It’s the time of year that I dream about cooking. Telluride's morning temperatures hover around 10 ºF, yet there's not enough snow to ski. If you asked me, I'd probably lie and tell you that I love off-season in Telluride. The truth, however, hovers somewhere in between that and late night searches for cheap flights to someplace tropical. What exactly I’d do with my job or my family if I found a $400 flight to Fiji isn’t really important; the thrill is in the hunt.
Barring the discovery of cheap travel to someplace warm, I’ll continue to dream about and actually make curries. Curries allow me to remember. I smell the salt and the spice and the heat of Thailand, and I remember a favorite day I spent with Andy years ago.
In the memory, the day begins as all of the best mornings do: at the market. There are baskets of chilies, mangoes, and coconuts everywhere we turn. The smell is somewhat smoky—grilled squid, somewhat sweet like tamarind, and somewhat stinky—call it durian meets dried fish. The essence of Thailand.
This dish is a variation of a curry I learned in a Chiang Mai cooking class over a decade ago. Make it while you wait for the snow to fall and the skiing to begin. May it carry you away to a warmer place.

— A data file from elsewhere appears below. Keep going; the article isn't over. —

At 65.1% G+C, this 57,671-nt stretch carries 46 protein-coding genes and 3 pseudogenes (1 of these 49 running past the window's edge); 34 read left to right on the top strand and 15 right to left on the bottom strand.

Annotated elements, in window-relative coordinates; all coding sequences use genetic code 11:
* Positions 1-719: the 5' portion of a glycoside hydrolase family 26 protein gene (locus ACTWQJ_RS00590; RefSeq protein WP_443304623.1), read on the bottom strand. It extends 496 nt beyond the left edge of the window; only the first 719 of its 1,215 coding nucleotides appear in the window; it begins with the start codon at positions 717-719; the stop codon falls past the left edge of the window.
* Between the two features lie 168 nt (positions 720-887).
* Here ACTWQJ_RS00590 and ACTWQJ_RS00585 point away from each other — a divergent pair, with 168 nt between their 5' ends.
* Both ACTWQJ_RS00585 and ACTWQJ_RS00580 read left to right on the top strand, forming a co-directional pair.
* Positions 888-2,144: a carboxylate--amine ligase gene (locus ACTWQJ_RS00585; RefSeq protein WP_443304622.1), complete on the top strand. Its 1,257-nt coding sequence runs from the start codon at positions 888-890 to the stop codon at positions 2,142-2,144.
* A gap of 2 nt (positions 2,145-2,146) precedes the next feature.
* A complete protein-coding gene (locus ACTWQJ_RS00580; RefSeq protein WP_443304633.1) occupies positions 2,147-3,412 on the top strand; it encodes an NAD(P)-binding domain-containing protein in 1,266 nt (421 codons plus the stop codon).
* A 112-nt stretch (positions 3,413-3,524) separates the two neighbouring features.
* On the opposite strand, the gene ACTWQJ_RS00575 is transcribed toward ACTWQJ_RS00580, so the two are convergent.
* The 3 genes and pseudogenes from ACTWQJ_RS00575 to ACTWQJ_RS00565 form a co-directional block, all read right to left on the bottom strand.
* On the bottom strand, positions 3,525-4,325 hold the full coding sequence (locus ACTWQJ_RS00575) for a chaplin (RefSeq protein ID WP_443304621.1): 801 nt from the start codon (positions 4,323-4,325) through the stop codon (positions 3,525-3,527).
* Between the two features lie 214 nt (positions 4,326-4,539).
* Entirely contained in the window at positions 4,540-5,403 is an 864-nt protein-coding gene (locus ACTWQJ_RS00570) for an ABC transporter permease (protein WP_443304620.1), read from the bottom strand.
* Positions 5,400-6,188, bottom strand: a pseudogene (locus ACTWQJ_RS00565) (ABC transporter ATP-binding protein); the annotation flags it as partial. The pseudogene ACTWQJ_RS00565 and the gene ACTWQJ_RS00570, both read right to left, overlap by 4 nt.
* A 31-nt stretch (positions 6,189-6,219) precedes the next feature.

Chicken Green Curry
12 oz boneless chicken thighs, thinly sliced
2 cans of coconut milk (keep 2 tablespoons to use as a garnish, don’t shake the cans)
3 tablespoons green curry paste ( we like Mae Ploy, but Thai Kitchen is fine)
1/2 cup of Thai eggplants sliced in half (if you can find them)
1 small can of bamboo shoots
2 tablespoons palm sugar (or brown sugar)
2 tablespoons fish sauce
4 kaffir lime leaves (or 1 tablespoon of lime juice)
1 handful of sweet basil leaves, chopped
1 red bell pepper, sliced
1 jalapeño pepper, sliced (optional)
Scoop 3 tablespoons of the thick coconut milk into a hot wok. Stir continuously until the milk separates and forms an oil. It’s very important to smile as you do this, or the oil won’t separate. Add curry paste and fry for 1-2 minutes. Add chicken and fry until the outside of the chicken turns white. Then add the rest of the coconut milk (minus the 2 T for the final garnish), the fish sauce, sugar, lime leaves, red peppers, and eggplants. Simmer until the eggplants and peppers are thoroughly cooked. Add half of the basil leaves and simmer for another minute.
Serve with steamed rice. Garnish with a few basil leaves, sliced jalapenos, and the reserved coconut milk.